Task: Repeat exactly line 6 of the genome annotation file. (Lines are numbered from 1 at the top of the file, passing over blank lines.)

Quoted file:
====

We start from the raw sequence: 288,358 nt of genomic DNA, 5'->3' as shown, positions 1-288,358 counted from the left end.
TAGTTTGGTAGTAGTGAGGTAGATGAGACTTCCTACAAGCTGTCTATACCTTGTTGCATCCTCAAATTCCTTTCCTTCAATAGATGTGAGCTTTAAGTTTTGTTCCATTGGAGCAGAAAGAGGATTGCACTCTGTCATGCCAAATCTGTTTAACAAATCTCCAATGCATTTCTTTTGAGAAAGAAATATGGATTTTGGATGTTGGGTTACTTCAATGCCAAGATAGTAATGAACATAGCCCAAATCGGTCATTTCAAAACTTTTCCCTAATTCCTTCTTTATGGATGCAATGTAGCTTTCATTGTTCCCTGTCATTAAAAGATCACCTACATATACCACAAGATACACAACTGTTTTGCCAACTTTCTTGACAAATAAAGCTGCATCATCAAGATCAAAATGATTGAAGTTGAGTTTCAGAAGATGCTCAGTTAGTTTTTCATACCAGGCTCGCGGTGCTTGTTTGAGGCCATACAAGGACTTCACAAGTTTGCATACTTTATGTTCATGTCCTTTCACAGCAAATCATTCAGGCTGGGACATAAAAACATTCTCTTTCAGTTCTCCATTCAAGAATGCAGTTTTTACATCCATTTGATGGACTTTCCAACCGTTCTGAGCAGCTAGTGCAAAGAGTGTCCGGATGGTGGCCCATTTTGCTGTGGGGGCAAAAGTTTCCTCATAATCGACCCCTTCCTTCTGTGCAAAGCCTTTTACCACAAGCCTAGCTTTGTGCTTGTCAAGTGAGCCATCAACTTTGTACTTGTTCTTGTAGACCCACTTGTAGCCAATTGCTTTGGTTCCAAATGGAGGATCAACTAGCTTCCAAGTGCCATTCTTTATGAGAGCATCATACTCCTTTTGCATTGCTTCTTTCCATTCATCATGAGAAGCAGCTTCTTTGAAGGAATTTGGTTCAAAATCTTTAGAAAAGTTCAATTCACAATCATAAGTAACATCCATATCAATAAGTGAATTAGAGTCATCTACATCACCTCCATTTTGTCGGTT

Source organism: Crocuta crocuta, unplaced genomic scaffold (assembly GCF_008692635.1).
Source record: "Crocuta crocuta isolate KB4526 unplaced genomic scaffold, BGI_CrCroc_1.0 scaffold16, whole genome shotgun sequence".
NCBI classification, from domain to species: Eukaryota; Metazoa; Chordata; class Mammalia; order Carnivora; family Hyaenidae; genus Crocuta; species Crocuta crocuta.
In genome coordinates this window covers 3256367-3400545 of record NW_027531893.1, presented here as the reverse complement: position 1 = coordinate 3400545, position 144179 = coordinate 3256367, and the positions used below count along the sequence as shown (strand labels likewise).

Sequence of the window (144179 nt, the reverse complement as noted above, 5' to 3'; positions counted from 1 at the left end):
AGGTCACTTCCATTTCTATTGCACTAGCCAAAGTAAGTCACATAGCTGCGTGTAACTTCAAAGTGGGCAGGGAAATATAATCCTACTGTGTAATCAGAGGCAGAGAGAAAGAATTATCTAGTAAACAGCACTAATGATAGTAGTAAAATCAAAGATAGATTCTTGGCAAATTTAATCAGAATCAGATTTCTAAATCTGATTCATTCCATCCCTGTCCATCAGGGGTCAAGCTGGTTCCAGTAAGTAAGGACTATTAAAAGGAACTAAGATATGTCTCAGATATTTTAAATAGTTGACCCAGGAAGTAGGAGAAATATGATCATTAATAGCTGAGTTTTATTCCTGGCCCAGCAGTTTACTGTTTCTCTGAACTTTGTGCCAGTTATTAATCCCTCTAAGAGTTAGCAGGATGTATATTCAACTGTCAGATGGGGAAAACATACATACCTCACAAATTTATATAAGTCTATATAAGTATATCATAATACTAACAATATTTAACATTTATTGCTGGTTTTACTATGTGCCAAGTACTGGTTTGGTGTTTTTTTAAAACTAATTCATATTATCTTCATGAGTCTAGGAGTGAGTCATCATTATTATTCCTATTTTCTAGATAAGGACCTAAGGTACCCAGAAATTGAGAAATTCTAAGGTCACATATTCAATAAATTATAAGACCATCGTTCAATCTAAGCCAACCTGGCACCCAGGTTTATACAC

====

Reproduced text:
In genome coordinates this window covers 3256367-3400545 of record NW_027531893.1, presented here as the reverse complement: position 1 = coordinate 3400545, position 144179 = coordinate 3256367, and the positions used below count along the sequence as shown (strand labels likewise).